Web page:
The Greek Septuagint (LXX) in 1 Kings 15:10 actually lists the ‘name of his [Asa’s] mother’ as “Ana daughter of Abishalom” instead of “Maacah daughter of Abishalom” which is what the Hebrew Masoretic text reads. All the English translations (ESV, KJV, NIV, NRSV, NAS, NET, NLT) I’ve looked at take the former (Maacah) reading for 1 Kings 15:10…thus believing that the Masoretic text (being the more difficult reading and therefore the easiest to explain the smoothing towards changing the name to “Ana” found in the LXX) is the preferred reading…whether they chose “mother” or “grandmother” the idea would be that the Masoretic text preserves the original text here (which is most likely and would also be in agreement with the Masoretic and LXX reading of 2 Chronicles 15:16 with the name ‘Maacah’ as the “mother” of Asa). The fact that the LXX only changed the name in 1 Kings 15:10, but not in 2 Chronicles 15:16 speaks more to questions (at least for me) about the texual tradition of the LXX than it does about the dilemma at hand. So I would say that the suggestion that “Ana” was the mother of Asa is to be rejected and we are still left trying to resolve Maacah being the “mother” of both Abijam and his son Asa.
Option 3 – Maacah actually raised Asa as her son (even though he was her grandson by birth) because the mother was out of the picture for some unexplained reason.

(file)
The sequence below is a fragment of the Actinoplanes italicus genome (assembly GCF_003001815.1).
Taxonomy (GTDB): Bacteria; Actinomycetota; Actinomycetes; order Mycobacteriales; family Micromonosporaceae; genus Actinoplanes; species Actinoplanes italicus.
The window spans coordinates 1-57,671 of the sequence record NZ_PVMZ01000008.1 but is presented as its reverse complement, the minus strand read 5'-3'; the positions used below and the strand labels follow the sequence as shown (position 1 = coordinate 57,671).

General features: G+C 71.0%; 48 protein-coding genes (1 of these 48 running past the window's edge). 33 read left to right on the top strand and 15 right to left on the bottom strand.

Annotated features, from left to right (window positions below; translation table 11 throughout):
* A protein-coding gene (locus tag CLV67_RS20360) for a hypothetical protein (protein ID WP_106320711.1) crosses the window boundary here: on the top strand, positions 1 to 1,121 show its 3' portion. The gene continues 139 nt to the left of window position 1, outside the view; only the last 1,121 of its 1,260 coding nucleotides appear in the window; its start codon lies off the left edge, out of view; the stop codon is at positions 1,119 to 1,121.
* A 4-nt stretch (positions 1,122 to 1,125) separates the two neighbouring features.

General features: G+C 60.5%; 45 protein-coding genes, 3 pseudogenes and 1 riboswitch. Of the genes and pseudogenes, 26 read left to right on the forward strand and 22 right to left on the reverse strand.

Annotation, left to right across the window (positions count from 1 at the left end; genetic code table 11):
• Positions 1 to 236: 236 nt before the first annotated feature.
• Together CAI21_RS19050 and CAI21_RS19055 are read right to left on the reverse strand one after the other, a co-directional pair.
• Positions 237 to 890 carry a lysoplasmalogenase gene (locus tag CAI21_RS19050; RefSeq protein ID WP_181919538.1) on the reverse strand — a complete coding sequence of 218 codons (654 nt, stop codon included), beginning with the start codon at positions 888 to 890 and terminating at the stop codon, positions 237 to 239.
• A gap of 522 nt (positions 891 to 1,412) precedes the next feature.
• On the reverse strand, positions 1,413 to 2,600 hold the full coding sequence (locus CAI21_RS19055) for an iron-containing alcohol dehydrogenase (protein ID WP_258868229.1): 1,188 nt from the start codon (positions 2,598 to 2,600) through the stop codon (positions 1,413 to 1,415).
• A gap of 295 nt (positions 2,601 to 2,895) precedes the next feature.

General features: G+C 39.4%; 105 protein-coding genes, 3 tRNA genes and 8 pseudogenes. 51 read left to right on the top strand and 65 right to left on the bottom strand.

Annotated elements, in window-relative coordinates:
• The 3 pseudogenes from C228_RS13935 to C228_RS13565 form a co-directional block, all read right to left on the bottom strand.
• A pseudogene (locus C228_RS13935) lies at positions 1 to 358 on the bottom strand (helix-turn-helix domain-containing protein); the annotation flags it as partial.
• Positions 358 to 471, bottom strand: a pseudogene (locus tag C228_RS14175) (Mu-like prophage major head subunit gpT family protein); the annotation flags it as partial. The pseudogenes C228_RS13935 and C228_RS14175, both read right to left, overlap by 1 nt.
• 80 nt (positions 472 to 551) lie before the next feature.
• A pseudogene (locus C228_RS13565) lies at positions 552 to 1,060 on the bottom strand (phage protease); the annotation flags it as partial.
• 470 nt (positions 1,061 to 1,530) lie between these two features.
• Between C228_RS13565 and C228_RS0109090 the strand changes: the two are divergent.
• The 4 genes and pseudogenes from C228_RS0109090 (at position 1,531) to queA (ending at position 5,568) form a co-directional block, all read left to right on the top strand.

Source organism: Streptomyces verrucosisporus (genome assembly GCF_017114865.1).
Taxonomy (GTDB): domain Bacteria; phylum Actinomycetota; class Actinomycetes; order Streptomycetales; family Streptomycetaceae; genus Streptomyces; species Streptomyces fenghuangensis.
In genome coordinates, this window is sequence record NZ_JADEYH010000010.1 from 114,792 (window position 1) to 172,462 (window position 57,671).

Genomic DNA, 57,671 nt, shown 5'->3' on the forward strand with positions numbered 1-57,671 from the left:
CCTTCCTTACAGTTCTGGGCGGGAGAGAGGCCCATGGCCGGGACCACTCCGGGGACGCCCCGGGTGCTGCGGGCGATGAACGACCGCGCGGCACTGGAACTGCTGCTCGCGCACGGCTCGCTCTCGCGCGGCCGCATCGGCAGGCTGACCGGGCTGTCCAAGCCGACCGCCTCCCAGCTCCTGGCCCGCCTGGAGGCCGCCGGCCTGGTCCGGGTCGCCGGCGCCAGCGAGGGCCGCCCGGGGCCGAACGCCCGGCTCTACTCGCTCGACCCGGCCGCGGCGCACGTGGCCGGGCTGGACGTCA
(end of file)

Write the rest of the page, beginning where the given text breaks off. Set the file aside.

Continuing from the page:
This is actually not a strange option, since everyone would agree that even a child who is not biologically a son or daughter may be adopted by someone and therefore have a new “mother” or “father”. Joseph being the “father” of Jesus is a perfect example. So perhaps Maacah acted as the “mother” of Asa and therefore held the rightful name of “mother”. all adoptive parents understand that being a “mother” or “father” of a child is far more than biological.
Option 4 – Maacah was his birth mother, thus the writer of Kings would be implying that Abijam (Asa’s father) slept with his own mother, got her pregnant and she ended up giving birth to Asa.
Thus, she would physically/anatomically be the “mother” of each of them. Often the writer of Kings records activities without offering any specific critique of the rightness or wrongness, but simply reports certain incidences and allows the light of the Torah (Lev.18:6-7) to declare the rightness or wrongness of something. This may indeed be one of those cases.
Option 2 seems to betray a difficulty in the text of the LXX concerning the transmission of Kings (since Chronicles retains the reading of Maacah as “mother” of Asa) and therefore should be rejected out of hand. Options 1, 3, and 4 are actually–in my opinion–viable options given the nature of the text and authors and the lexicography (semantic possibilities) of words. I did at one point lean towards option one (with option 3 as slightly less likely), but currently find option 4 to be the most probable…given the way that the author of Kings has again and again offered the readers a story reflecting the sinful ways of Judah and Israel (and may give further justification for the removal of his “mother” Maacah from a place of prestige and authority beyond her public support and financing of idolatry — see 1 Kings 15:13).
Perhaps there are even other options which I’ve over-looked. If so please feel free to comment on that. Also, I’d be interested in any thoughts on this subject whether positive or negative. Or perhaps you don’t care and you are thinking, “Rick has WAY too much time on his hands”… 🙂